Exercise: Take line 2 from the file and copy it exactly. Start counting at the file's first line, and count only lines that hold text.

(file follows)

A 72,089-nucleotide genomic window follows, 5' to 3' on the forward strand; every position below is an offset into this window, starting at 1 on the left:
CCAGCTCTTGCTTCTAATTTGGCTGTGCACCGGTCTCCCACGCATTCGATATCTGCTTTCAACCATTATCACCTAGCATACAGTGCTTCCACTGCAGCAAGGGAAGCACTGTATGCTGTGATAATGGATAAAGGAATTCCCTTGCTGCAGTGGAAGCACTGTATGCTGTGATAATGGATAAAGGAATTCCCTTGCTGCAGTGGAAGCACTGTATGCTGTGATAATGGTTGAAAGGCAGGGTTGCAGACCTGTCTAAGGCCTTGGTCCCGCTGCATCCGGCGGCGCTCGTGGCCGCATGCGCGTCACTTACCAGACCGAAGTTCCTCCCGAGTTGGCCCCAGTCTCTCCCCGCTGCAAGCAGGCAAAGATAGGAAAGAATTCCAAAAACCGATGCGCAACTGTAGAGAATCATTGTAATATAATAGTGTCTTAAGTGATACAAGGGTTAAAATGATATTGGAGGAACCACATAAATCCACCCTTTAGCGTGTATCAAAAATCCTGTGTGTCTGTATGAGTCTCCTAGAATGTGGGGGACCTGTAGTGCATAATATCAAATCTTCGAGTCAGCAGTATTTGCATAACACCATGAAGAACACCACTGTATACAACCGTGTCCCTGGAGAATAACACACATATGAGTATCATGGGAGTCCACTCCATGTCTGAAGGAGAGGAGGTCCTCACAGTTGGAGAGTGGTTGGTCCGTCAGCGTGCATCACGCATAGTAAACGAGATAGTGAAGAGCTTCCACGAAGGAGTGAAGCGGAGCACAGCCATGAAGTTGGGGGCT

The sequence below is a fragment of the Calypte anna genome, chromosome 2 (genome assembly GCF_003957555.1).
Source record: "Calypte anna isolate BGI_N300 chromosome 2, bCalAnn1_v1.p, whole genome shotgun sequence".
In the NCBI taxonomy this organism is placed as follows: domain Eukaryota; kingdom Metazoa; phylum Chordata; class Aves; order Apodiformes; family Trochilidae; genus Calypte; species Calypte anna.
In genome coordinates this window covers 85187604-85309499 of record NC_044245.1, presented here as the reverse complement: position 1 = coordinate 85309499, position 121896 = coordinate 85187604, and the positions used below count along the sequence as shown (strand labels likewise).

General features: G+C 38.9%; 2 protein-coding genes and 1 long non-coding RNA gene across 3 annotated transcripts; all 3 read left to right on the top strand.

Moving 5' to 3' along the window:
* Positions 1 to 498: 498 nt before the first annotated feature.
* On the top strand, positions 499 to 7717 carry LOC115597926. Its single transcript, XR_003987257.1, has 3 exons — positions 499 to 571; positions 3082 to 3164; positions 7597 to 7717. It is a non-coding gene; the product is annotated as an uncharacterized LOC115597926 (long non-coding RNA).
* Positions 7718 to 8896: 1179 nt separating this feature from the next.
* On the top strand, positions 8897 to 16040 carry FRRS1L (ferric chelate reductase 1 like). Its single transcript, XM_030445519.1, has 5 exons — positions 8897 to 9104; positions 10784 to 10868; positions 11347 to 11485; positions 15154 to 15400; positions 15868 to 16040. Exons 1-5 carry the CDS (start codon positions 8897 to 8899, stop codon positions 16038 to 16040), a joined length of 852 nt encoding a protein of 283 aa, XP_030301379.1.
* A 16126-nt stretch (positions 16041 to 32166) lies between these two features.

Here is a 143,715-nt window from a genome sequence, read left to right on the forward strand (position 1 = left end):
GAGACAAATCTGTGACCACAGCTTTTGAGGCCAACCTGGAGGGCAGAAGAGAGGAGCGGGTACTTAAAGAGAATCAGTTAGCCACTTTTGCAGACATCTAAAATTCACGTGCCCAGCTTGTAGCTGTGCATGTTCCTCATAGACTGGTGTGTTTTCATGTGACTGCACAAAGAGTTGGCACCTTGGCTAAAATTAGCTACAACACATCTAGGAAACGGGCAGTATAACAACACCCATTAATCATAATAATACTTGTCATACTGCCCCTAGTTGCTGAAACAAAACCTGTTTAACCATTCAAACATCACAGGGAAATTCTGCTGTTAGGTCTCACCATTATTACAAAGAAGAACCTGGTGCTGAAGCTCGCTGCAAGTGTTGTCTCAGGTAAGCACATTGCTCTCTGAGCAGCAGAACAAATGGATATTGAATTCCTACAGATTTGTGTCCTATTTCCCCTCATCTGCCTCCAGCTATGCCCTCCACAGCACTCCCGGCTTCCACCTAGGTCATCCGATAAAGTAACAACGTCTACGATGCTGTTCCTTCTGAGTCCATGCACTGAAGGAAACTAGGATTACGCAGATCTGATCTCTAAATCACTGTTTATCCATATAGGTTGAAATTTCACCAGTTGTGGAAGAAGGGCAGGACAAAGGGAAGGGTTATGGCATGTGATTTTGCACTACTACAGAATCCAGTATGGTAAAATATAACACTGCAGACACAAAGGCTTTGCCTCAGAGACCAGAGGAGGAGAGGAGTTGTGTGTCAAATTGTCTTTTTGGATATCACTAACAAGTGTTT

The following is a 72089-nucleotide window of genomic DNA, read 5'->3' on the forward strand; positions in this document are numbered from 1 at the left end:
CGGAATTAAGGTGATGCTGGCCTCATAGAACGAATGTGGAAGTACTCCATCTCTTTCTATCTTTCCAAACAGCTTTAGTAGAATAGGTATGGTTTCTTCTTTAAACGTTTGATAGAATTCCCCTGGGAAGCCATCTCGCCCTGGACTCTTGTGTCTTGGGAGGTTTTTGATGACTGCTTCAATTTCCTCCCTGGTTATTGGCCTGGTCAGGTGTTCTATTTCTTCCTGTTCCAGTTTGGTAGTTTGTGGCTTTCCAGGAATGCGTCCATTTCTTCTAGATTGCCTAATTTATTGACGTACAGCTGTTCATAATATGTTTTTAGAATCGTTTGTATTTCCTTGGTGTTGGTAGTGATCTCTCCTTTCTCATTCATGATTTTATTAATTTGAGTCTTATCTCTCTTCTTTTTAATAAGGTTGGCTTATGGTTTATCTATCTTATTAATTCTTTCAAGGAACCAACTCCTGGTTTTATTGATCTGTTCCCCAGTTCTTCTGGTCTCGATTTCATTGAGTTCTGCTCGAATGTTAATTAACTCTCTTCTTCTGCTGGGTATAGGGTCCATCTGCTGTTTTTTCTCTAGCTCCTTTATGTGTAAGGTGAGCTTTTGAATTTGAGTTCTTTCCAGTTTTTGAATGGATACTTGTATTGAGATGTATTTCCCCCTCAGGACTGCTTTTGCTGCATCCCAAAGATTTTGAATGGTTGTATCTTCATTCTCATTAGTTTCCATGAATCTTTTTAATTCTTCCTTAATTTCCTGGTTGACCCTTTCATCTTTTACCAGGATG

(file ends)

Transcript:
CCAGCTCTTGCTTCTAATTTGGCTGTGCACCGGTCTCCCACGCATTCGATATCTGCTTTCAACCATTATCACCTAGCATACAGTGCTTCCACTGCAGCAAGGGAAGCACTGTATGCTGTGATAATGGATAAAGGAATTCCCTTGCTGCAGTGGAAGCACTGTATGCTGTGATAATGGATAAAGGAATTCCCTTGCTGCAGTGGAAGCACTGTATGCTGTGATAATGGTTGAAAGGCAGGGTTGCAGACCTGTCTAAGGCCTTGGTCCCGCTGCATCCGGCGGCGCTCGTGGCCGCATGCGCGTCACTTACCAGACCGAAGTTCCTCCCGAGTTGGCCCCAGTCTCTCCCCGCTGCAAGCAGGCAAAGATAGGAAAGAATTCCAAAAACCGATGCGCAACTGTAGAGAATCATTGTAATATAATAGTGTCTTAAGTGATACAAGGGTTAAAATGATATTGGAGGAACCACATAAATCCACCCTTTAGCGTGTATCAAAAATCCTGTGTGTCTGTATGAGTCTCCTAGAATGTGGGGGACCTGTAGTGCATAATATCAAATCTTCGAGTCAGCAGTATTTGCATAACACCATGAAGAACACCACTGTATACAACCGTGTCCCTGGAGAATAACACACATATGAGTATCATGGGAGTCCACTCCATGTCTGAAGGAGAGGAGGTCCTCACAGTTGGAGAGTGGTTGGTCCGTCAGCGTGCATCACGCATAGTAAACGAGATAGTGAAGAGCTTCCACGAAGGAGTGAAGCGGAGCACAGCCATGAAGTTGGGGGCT